Always have the next visit planned when the current one is ending

Richard and I took turns visiting one another.  He would fly to Texas and I would fly to Connecticut. We even took a couple trips to other places: Austin, TX, Bahamas, and Miami, FL during our long-distance stint. The key was to always book the next trip as the current trip was ending. That way we always looked forward to seeing each other. We knew when we said goodbye, it was only a matter of weeks until we would see each other in person again. It made the days apart a bit easier to bear. Decide where you’ll meet next before you part, and lock in your travel plans!

Communicate often

It’s not cliché and it’s not to be taken lightly. When you’re living long distance, you don’t always get to see one another’s body language (unless in person or FaceTime) or understand every intention behind what is being said. Some things are best said in person. When you’re living long distance, you don’t always have that luxury. You do best with what you have. Set times to talk. Especially if you have differing work schedules or live in different time zones as we did. I worked weekends late into the evening when Richard was off at home. We had to be more creative about the times we set aside to talk. Making sure we checked in with a text during the day was helpful to keep us connected as well too. I was having new experiences, and basically living a new life without my husband. If we didn’t stay in close contact it could be easy for to live complete separate lives that didn’t intersect. Find YOUR ways to communicate and do it regularly.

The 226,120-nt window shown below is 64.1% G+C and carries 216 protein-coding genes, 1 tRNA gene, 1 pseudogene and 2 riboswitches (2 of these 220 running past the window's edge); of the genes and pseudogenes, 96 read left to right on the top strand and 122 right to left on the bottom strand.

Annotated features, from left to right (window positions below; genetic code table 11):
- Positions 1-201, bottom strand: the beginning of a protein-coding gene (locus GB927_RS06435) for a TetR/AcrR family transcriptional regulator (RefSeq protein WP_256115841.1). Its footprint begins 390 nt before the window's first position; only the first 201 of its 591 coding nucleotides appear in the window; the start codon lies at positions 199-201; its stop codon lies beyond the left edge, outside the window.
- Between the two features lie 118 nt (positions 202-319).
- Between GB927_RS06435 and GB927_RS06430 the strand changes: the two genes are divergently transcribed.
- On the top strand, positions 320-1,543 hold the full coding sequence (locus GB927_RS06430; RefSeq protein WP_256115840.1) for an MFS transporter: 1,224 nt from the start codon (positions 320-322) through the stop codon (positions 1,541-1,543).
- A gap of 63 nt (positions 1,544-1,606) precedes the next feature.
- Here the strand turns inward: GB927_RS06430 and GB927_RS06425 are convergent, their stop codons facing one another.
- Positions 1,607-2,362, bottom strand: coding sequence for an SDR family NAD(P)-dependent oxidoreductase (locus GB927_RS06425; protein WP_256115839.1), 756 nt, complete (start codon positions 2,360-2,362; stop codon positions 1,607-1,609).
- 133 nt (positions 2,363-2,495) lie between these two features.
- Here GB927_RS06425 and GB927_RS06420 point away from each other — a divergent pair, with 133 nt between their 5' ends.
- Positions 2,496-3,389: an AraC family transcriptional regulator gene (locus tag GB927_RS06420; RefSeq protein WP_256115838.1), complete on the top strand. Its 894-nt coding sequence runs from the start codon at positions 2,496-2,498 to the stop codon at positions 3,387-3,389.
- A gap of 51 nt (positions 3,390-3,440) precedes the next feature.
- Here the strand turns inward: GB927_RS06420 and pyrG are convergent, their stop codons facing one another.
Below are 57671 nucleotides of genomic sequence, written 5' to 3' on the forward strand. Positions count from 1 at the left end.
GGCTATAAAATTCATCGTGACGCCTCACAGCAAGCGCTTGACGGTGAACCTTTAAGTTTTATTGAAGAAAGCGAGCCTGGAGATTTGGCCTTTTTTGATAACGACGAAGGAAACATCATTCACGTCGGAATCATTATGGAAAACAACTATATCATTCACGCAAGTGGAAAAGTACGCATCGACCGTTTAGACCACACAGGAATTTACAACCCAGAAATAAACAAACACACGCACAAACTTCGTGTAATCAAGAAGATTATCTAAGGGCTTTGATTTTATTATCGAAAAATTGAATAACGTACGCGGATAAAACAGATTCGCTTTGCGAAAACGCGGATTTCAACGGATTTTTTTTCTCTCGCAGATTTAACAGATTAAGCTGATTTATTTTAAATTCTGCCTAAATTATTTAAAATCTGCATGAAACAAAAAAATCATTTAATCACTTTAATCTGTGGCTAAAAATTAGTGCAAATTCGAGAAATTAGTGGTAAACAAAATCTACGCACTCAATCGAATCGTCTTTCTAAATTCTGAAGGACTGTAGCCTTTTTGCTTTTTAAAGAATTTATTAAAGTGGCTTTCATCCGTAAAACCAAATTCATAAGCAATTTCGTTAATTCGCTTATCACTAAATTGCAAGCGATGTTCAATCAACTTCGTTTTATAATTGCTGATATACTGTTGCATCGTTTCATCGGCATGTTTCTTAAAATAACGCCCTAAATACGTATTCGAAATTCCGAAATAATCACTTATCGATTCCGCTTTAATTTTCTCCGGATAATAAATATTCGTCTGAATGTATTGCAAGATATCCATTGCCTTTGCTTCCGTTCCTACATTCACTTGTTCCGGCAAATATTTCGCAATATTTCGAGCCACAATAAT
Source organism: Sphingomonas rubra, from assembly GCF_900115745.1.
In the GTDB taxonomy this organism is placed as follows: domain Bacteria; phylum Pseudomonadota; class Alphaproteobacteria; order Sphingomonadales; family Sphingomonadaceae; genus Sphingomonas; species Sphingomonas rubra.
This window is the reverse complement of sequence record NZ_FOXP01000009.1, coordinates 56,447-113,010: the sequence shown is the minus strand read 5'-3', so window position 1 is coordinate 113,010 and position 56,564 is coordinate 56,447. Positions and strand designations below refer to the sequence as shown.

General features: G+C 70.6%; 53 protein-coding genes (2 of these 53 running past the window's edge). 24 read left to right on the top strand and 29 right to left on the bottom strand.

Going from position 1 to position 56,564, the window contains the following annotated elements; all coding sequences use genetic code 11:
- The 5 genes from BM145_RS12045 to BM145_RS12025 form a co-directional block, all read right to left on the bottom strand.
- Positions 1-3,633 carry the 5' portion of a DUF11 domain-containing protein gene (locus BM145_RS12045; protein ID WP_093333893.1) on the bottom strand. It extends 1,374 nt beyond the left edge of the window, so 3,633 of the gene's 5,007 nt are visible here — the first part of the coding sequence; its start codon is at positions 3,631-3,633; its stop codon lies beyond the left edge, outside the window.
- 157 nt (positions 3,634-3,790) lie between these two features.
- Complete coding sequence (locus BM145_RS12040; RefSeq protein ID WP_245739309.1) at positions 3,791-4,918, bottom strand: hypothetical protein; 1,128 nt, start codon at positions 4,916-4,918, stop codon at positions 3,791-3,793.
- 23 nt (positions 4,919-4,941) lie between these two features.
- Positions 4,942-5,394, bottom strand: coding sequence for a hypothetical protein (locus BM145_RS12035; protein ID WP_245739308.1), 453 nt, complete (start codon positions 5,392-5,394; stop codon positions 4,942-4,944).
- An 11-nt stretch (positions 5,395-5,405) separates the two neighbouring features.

Set an expiration date

Living long-distance from your spouse or significant other should have an expiration date. It’s not meant to be forever. My expiration date that we both agreed upon was one year. That was important, because we could count down the days until our reunion. We could also plan our finances and timelines around that date. Know when the two of you will be back together in the same state, city or same roof.

Remember it’s only temporary

Again, it’s not for forever! Hold that reminder close to the chest. It will help you navigate the tough days. Living long distance a temporary sacrifice that you’re both making for a greater outcome. It’s not permanent.

So was it worth it?

Today, I have two awards under my belt, an award-winning special report, and I’ve worked in three successful markets, getting ready for my fourth! Was it easy? No. But making the initial sacrifice with these guiding keys set the foundation for success.

Keep your eye on the prize!

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  1. Angela Cruz

    I agree with Squeaky – the next date planned is I think an amazing tip!! Since my husband is gone most of the time for his job (he’s a flight attendant) I found these tips to be thoughtful and smart. Agreed on body language being important, too!